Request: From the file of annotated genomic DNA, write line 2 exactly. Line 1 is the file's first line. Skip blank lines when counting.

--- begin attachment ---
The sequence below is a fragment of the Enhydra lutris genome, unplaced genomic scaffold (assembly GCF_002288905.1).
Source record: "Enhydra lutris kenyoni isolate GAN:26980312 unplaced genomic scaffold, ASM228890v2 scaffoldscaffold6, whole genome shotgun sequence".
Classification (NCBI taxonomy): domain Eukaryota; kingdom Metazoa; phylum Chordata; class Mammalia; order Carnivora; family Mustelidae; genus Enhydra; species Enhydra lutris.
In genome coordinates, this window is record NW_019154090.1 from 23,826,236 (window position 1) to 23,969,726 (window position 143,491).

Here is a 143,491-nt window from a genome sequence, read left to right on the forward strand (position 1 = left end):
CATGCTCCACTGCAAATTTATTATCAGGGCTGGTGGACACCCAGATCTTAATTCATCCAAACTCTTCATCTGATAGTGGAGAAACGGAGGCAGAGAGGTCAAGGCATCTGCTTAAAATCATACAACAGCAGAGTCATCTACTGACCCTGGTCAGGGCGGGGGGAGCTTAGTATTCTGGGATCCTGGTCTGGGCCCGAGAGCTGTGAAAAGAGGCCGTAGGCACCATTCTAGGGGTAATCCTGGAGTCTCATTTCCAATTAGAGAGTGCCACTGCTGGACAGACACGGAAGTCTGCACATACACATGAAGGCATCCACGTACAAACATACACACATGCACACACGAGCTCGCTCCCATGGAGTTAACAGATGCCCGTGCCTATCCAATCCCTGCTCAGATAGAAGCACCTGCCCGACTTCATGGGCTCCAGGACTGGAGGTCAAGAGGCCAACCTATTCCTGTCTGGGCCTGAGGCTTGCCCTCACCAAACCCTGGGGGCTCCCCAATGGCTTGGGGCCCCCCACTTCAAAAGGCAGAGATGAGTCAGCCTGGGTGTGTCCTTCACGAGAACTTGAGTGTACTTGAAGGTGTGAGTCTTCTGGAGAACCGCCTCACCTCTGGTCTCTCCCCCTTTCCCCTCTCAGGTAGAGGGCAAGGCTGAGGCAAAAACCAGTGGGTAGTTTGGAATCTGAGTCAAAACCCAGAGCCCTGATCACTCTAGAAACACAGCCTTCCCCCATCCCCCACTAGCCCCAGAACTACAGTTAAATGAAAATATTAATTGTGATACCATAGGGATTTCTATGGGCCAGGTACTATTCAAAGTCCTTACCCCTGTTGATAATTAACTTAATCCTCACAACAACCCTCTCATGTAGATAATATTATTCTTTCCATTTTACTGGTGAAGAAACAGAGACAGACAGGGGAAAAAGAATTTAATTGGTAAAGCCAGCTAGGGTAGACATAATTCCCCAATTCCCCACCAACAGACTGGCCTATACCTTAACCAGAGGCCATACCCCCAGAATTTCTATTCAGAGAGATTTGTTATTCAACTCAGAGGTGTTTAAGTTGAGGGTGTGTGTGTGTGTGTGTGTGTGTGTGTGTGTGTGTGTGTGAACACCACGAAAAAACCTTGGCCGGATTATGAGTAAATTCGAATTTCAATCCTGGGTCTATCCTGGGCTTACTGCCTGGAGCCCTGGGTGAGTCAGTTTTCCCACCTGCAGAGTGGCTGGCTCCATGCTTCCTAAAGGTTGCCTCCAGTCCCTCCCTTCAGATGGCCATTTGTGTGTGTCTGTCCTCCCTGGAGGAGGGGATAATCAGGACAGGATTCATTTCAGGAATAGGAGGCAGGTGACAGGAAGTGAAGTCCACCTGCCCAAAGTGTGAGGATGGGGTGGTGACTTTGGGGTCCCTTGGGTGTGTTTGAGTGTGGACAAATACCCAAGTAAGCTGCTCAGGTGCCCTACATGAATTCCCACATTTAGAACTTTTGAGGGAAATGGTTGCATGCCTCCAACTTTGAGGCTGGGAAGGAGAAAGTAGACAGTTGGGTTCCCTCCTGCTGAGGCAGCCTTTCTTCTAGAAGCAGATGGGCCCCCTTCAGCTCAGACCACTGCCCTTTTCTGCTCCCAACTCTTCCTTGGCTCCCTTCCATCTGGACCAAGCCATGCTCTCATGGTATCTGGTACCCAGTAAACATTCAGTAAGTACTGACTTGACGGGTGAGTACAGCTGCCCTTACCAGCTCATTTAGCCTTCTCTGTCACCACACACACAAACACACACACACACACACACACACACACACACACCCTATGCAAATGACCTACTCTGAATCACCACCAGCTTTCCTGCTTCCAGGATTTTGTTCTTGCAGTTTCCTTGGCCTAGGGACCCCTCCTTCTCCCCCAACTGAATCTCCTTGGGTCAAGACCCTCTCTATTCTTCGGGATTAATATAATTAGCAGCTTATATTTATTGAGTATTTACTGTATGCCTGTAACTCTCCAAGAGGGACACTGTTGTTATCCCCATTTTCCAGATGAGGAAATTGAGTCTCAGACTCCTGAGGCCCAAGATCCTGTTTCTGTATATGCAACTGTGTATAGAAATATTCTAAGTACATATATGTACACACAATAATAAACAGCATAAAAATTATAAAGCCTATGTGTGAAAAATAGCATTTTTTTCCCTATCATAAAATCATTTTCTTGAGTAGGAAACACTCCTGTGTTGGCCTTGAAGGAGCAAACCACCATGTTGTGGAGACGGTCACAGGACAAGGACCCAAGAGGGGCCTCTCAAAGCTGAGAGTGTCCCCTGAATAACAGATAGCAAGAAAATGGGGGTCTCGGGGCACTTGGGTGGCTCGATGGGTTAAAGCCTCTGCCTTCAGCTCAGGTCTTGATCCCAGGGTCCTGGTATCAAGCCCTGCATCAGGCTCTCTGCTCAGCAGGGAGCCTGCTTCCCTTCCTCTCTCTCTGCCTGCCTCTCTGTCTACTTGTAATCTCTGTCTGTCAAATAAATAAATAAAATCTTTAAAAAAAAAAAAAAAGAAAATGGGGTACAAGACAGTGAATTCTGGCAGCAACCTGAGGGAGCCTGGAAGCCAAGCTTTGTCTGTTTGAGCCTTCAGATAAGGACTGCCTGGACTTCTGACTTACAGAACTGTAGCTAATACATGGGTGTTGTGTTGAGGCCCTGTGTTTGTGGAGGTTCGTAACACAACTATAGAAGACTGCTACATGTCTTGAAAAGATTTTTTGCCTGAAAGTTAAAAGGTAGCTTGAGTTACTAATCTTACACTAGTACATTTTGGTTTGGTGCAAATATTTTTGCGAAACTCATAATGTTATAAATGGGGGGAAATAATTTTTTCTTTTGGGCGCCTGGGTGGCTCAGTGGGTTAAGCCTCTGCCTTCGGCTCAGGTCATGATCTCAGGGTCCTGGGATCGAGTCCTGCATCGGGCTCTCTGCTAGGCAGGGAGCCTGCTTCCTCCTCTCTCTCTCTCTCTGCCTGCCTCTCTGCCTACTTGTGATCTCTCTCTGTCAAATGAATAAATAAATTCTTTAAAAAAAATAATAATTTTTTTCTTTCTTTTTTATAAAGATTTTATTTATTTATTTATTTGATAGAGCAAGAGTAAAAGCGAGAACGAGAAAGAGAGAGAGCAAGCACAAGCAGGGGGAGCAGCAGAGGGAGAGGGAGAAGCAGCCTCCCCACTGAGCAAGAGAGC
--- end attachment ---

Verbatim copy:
Source record: "Enhydra lutris kenyoni isolate GAN:26980312 unplaced genomic scaffold, ASM228890v2 scaffoldscaffold6, whole genome shotgun sequence".